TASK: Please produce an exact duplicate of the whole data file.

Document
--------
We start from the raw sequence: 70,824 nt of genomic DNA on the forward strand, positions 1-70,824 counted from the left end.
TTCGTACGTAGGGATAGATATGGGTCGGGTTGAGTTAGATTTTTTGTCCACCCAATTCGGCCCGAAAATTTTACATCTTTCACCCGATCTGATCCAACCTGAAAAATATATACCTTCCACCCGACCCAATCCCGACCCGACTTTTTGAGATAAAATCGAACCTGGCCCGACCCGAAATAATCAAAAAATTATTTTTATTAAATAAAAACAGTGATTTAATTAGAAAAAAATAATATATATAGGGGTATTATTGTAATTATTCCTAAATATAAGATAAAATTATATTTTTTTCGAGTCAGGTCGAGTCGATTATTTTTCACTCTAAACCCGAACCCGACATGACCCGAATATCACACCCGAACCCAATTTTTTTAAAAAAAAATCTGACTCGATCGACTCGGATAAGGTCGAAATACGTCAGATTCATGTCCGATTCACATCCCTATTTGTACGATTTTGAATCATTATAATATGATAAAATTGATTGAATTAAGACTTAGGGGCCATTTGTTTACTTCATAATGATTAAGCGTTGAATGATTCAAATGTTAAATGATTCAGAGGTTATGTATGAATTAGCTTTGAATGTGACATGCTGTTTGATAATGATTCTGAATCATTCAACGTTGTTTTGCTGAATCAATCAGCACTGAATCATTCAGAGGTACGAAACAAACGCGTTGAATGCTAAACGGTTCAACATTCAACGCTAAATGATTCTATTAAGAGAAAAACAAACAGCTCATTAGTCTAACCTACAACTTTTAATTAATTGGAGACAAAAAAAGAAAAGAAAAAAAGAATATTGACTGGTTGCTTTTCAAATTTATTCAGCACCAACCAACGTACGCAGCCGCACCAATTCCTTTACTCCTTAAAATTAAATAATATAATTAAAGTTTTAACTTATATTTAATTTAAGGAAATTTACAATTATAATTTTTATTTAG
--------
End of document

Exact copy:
We start from the raw sequence: 70,824 nt of genomic DNA on the forward strand, positions 1-70,824 counted from the left end.
TTCGTACGTAGGGATAGATATGGGTCGGGTTGAGTTAGATTTTTTGTCCACCCAATTCGGCCCGAAAATTTTACATCTTTCACCCGATCTGATCCAACCTGAAAAATATATACCTTCCACCCGACCCAATCCCGACCCGACTTTTTGAGATAAAATCGAACCTGGCCCGACCCGAAATAATCAAAAAATTATTTTTATTAAATAAAAACAGTGATTTAATTAGAAAAAAATAATATATATAGGGGTATTATTGTAATTATTCCTAAATATAAGATAAAATTATATTTTTTTCGAGTCAGGTCGAGTCGATTATTTTTCACTCTAAACCCGAACCCGACATGACCCGAATATCACACCCGAACCCAATTTTTTTAAAAAAAAATCTGACTCGATCGACTCGGATAAGGTCGAAATACGTCAGATTCATGTCCGATTCACATCCCTATTTGTACGATTTTGAATCATTATAATATGATAAAATTGATTGAATTAAGACTTAGGGGCCATTTGTTTACTTCATAATGATTAAGCGTTGAATGATTCAAATGTTAAATGATTCAGAGGTTATGTATGAATTAGCTTTGAATGTGACATGCTGTTTGATAATGATTCTGAATCATTCAACGTTGTTTTGCTGAATCAATCAGCACTGAATCATTCAGAGGTACGAAACAAACGCGTTGAATGCTAAACGGTTCAACATTCAACGCTAAATGATTCTATTAAGAGAAAAACAAACAGCTCATTAGTCTAACCTACAACTTTTAATTAATTGGAGACAAAAAAAGAAAAGAAAAAAAGAATATTGACTGGTTGCTTTTCAAATTTATTCAGCACCAACCAACGTACGCAGCCGCACCAATTCCTTTACTCCTTAAAATTAAATAATATAATTAAAGTTTTAACTTATATTTAATTTAAGGAAATTTACAATTATAATTTTTATTTAG